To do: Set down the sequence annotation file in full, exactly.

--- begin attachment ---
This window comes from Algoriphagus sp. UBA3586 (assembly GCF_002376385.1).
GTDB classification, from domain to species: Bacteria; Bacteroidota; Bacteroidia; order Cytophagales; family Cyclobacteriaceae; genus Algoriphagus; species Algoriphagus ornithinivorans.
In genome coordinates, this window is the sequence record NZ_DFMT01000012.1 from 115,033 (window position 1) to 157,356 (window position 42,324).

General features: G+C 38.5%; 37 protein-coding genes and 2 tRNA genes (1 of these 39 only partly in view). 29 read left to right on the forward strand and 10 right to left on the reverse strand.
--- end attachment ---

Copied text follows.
This window comes from Algoriphagus sp. UBA3586 (assembly GCF_002376385.1).
GTDB classification, from domain to species: Bacteria; Bacteroidota; Bacteroidia; order Cytophagales; family Cyclobacteriaceae; genus Algoriphagus; species Algoriphagus ornithinivorans.
In genome coordinates, this window is the sequence record NZ_DFMT01000012.1 from 115,033 (window position 1) to 157,356 (window position 42,324).

General features: G+C 38.5%; 37 protein-coding genes and 2 tRNA genes (1 of these 39 only partly in view). 29 read left to right on the forward strand and 10 right to left on the reverse strand.